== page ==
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It’s unclear how the error occurred, but City Council President Mike Sareini said the timing of the Arabic-language vote is tight. Going forward, he said, Dearborn officials will try to learn from other cities that use minority language ballots to make the process “as flawless as possible.”

“There was surveillance,” Sareini said. “And we’re going to try to make sure it doesn’t happen again.”

From Dearborn, Michigan: The Arab Capital of North America

Like Dearborn, communities across the country have worked for years to establish new language ballots despite obstacles.

This year, voters in San Diego County for the first time had the opportunity to cast Persian and Somali facsimile ballots, which are translated into sample ballots to use as transcripts. The move came after California Secretary of State Shirley Weber reinstated a few languages ​​that were set to expire in 2021.

Jeanine Erikat, policy director at the Partnership for the Advancement of New Americans, said her fears were particularly prevalent in diverse areas such as San Diego County.

“Our community is happy to have facsimile ballots, or testimonials, in their languages ​​and to be able to learn about the elections and the process,” Erikat said. “I know California is setting an example for other states in this regard, and that’s something I’d love to see across the state.”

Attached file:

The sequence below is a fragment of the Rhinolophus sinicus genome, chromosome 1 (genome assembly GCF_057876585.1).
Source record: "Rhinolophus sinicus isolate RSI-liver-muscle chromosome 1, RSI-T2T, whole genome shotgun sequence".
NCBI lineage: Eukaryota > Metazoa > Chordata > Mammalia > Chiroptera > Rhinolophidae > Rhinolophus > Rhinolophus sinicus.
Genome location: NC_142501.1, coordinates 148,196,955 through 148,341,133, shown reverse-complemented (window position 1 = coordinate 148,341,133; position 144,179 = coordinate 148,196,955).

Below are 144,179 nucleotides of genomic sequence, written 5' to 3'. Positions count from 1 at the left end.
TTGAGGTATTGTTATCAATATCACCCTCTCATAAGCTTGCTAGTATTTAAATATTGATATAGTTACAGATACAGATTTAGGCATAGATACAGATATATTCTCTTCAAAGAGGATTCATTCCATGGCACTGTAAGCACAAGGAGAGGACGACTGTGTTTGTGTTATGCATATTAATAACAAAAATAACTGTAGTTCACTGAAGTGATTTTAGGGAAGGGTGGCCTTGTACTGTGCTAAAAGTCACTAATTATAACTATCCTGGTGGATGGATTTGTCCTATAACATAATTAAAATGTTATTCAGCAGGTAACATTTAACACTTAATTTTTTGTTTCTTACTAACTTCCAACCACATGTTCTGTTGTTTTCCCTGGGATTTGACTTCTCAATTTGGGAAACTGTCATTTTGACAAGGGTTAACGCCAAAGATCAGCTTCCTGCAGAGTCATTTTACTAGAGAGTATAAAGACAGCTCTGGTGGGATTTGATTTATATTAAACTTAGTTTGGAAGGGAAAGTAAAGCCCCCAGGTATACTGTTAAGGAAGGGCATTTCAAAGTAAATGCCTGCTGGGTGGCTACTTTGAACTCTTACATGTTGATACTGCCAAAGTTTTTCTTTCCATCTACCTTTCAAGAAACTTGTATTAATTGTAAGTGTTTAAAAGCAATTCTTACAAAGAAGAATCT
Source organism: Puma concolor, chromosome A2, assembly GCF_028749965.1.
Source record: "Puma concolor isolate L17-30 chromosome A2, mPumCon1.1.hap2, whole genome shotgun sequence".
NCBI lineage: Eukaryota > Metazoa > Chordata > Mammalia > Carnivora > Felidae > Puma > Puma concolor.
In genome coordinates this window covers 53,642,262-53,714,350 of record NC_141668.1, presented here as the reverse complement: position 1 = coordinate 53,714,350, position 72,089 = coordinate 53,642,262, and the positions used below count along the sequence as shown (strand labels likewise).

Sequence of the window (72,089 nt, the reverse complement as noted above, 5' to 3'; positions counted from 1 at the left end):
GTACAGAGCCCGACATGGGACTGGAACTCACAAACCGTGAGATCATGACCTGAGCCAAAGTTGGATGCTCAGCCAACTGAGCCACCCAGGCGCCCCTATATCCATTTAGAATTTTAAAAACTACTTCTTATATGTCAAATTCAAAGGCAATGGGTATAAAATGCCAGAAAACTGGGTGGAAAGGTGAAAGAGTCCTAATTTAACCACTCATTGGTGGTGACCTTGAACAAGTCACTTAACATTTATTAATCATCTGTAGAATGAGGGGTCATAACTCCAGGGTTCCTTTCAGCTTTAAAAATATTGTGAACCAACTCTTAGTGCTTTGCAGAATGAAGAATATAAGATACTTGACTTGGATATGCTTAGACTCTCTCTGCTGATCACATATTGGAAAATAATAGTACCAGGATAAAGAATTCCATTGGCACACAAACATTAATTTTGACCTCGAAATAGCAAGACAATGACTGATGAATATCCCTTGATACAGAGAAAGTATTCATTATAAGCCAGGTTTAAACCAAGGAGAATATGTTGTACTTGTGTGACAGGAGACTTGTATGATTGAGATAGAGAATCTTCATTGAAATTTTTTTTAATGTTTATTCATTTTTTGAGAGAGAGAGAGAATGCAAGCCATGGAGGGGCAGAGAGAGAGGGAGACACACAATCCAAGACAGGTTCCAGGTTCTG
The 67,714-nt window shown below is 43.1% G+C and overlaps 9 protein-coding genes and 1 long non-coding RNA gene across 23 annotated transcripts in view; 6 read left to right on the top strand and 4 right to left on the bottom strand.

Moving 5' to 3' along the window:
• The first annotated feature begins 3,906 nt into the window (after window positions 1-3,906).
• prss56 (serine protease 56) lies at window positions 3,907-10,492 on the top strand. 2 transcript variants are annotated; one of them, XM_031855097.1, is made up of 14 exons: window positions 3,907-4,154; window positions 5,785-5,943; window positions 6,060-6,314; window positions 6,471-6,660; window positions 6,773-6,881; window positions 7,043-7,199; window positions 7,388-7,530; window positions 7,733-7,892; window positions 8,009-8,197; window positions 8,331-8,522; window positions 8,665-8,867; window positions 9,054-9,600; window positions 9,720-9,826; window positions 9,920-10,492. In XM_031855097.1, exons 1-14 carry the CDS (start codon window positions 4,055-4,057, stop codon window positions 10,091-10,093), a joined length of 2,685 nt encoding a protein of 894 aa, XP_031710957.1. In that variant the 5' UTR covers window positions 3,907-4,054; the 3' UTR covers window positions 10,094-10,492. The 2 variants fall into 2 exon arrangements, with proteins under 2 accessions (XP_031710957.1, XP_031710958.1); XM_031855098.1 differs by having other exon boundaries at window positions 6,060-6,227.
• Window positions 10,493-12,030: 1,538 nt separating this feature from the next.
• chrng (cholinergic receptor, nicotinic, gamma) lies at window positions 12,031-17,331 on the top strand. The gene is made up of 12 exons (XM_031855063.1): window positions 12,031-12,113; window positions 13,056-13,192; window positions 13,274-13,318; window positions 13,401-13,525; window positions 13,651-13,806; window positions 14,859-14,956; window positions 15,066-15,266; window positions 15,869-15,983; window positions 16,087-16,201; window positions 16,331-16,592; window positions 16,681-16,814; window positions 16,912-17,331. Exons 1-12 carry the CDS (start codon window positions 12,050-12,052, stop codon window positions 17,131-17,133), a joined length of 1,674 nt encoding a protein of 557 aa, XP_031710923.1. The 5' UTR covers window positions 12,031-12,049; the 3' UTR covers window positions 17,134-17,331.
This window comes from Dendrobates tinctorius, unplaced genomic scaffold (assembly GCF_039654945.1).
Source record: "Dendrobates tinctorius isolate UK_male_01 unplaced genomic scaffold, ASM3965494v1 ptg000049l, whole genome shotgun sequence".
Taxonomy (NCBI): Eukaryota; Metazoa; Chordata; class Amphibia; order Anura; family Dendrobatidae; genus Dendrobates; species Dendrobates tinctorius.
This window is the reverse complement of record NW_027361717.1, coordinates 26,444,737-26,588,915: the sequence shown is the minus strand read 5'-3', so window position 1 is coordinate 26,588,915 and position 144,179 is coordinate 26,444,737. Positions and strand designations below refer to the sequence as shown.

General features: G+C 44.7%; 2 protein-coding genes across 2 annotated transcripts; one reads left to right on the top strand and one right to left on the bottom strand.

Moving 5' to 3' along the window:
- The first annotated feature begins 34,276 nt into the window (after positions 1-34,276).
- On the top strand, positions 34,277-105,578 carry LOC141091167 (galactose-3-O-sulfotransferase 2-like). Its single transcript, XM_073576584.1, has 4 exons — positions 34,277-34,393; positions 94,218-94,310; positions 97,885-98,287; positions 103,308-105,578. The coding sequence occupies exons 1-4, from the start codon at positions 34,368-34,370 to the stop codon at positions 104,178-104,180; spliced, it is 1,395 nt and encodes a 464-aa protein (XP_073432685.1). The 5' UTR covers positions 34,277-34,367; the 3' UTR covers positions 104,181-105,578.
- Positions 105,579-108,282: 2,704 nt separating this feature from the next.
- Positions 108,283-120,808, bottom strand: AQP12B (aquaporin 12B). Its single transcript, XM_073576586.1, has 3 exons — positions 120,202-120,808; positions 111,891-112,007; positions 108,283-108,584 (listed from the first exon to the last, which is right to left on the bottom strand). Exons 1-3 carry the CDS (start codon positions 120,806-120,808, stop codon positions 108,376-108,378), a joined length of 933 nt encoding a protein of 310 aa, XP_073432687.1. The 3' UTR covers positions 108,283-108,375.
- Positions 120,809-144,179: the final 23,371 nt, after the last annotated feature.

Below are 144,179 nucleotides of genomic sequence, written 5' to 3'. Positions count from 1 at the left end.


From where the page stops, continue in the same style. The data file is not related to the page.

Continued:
Erikat said he also hopes to see government polls, not faxes, in more languages ​​in future elections.

In 2018, non-governmental groups in Florida filed a lawsuit asking a federal judge to order state and local officials to provide Hispanic ballots. The court said the Florida secretary of state and other officials are violating the voting rights of thousands of Puerto Ricans who moved there after Hurricane Maria.

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In September 2018, the judge ruled in favor of the groups, ordering 32 counties to vote in Spanish, but waived the requirement to cast ballots due to lack of time before the midterm elections.

“It takes constant effort and vigilance and community action, even if we win,” said Miranda Galindo, general counsel of LatinoJustice PRLDEF, one of the groups that filed the lawsuit.

“This is a non-compliance problem,” Galindo said. “That’s something about having a good access, that voting and democracy doesn’t depend on someone being able to speak English.”

For years, Osama Siblani, who lives near Dearborn and is the publisher of the Arab American News, has published information about the election in Arabic. He was one of three volunteers who were given the task of helping to cast Arabic language ballots in the city.

Despite the difficulties this year, Siblani said he is waiting to see if the translated ballots and election tools will have a tangible impact on the community’s vote.

“I have been publishing Arab American News for 38 years and I know that my community has not been involved [in elections] because he does not know English well enough to be able to choose important things,” he said.

Arelis R. Hernández contributed to this article.